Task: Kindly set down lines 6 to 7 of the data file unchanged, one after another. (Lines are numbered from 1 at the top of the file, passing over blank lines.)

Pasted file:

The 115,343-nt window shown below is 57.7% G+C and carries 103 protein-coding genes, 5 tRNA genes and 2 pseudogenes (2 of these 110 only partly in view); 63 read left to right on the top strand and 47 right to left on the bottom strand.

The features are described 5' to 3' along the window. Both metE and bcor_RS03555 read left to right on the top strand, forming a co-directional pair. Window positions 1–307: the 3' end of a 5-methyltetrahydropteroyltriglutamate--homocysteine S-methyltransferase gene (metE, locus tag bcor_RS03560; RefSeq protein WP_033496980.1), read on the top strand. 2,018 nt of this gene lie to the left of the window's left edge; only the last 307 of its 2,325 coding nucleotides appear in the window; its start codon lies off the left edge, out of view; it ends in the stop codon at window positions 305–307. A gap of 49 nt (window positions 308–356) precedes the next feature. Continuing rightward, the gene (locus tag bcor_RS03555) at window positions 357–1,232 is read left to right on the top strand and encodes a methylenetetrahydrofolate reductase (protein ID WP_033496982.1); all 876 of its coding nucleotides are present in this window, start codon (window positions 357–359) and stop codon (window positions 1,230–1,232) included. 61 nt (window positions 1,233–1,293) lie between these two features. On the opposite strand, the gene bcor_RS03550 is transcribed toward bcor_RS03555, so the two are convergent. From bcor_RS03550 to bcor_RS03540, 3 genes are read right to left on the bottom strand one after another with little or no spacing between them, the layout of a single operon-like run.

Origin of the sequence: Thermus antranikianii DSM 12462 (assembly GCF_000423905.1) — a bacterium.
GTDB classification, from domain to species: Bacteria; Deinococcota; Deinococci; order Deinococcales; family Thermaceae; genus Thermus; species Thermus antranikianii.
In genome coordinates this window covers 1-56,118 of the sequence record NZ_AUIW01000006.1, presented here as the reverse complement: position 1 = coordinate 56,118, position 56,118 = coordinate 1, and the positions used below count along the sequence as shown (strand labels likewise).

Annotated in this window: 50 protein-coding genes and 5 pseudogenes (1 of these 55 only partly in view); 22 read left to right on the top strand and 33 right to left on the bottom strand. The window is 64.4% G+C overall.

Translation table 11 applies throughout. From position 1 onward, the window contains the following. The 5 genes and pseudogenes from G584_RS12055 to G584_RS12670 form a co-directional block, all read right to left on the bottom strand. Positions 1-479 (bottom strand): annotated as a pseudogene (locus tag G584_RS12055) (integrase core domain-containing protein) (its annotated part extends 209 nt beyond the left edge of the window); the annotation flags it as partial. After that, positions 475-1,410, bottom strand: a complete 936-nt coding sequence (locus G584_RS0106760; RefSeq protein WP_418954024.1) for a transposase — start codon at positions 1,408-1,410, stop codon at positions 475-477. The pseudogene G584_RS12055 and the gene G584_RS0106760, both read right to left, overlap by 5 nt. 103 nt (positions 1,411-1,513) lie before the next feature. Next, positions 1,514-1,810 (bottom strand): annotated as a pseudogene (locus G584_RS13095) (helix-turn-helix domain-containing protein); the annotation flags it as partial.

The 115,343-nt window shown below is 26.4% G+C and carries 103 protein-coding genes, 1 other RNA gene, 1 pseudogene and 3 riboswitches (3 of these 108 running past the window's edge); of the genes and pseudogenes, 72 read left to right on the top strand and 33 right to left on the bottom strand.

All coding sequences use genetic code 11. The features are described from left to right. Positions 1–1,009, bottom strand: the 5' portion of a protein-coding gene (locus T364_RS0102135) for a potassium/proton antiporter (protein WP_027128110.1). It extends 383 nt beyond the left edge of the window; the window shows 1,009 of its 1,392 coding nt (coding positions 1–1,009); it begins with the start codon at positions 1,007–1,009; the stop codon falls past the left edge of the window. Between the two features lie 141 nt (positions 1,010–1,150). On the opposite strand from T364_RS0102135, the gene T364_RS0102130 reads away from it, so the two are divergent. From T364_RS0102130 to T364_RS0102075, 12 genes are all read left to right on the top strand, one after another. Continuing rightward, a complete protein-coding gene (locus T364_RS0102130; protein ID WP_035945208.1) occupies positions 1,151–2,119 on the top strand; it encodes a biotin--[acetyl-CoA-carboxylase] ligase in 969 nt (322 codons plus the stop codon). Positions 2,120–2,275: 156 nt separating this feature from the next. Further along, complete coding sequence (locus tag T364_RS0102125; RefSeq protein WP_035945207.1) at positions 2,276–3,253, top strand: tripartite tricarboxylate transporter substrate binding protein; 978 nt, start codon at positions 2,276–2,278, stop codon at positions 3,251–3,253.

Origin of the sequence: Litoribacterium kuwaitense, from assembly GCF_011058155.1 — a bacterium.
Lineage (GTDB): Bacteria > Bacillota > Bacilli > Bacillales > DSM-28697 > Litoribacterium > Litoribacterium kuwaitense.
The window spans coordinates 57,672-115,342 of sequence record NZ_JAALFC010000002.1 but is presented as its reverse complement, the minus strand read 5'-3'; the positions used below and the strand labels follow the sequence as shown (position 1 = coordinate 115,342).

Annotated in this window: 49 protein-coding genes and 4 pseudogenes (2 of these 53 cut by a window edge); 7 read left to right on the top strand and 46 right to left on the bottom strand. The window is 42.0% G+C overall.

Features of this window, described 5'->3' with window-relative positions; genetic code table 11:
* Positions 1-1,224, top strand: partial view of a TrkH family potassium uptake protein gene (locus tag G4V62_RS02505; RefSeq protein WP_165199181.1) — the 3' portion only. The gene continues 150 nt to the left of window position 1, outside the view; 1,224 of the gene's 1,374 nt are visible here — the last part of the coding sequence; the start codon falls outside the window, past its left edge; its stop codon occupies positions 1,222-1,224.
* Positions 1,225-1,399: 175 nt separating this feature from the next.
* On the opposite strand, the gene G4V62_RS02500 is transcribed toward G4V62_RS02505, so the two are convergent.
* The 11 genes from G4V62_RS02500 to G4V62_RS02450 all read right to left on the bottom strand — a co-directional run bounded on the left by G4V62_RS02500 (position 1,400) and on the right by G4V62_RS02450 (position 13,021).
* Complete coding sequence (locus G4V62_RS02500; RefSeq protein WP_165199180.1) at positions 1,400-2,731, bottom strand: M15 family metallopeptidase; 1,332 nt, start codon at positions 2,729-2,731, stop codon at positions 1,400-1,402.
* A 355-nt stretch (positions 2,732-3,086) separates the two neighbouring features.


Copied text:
Annotated in this window: 50 protein-coding genes and 5 pseudogenes (1 of these 55 only partly in view); 22 read left to right on the top strand and 33 right to left on the bottom strand. The window is 64.4% G+C overall.

Translation table 11 applies throughout. From position 1 onward, the window contains the following. The 5 genes and pseudogenes from G584_RS12055 to G584_RS12670 form a co-directional block, all read right to left on the bottom strand. Positions 1-479 (bottom strand): annotated as a pseudogene (locus tag G584_RS12055) (integrase core domain-containing protein) (its annotated part extends 209 nt beyond the left edge of the window); the annotation flags it as partial. After that, positions 475-1,410, bottom strand: a complete 936-nt coding sequence (locus G584_RS0106760; RefSeq protein WP_418954024.1) for a transposase — start codon at positions 1,408-1,410, stop codon at positions 475-477. The pseudogene G584_RS12055 and the gene G584_RS0106760, both read right to left, overlap by 5 nt. 103 nt (positions 1,411-1,513) lie before the next feature. Next, positions 1,514-1,810 (bottom strand): annotated as a pseudogene (locus G584_RS13095) (helix-turn-helix domain-containing protein); the annotation flags it as partial.